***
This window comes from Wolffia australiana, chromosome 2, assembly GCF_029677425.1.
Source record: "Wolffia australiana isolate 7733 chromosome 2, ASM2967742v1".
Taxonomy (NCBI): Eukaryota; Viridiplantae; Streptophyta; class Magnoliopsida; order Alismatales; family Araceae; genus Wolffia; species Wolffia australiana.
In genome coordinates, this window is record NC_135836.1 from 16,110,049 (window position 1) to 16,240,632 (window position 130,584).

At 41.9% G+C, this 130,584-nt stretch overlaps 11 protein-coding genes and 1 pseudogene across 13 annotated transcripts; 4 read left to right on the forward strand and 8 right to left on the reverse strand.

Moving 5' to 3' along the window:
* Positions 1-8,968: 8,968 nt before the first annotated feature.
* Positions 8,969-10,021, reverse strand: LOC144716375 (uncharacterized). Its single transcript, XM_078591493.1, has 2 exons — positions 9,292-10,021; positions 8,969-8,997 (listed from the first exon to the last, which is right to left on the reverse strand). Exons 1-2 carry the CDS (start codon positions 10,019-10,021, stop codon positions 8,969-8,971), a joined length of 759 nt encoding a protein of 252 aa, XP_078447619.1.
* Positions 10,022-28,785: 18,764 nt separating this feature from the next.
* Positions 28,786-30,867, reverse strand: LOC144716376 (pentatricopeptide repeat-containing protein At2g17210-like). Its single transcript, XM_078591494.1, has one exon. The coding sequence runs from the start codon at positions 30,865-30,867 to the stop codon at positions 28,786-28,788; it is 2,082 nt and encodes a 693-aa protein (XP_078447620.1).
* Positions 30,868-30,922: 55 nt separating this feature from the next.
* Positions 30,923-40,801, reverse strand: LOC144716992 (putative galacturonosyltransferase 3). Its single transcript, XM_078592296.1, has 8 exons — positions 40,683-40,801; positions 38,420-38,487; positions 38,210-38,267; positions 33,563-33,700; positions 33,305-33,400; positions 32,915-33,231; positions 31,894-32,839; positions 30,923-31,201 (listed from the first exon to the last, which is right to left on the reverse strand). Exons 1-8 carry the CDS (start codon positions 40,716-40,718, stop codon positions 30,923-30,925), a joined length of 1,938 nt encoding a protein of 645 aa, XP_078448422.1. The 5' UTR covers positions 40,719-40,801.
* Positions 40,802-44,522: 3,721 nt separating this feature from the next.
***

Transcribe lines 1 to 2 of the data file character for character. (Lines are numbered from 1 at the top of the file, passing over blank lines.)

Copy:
This window comes from Wolffia australiana, chromosome 2, assembly GCF_029677425.1.
Source record: "Wolffia australiana isolate 7733 chromosome 2, ASM2967742v1".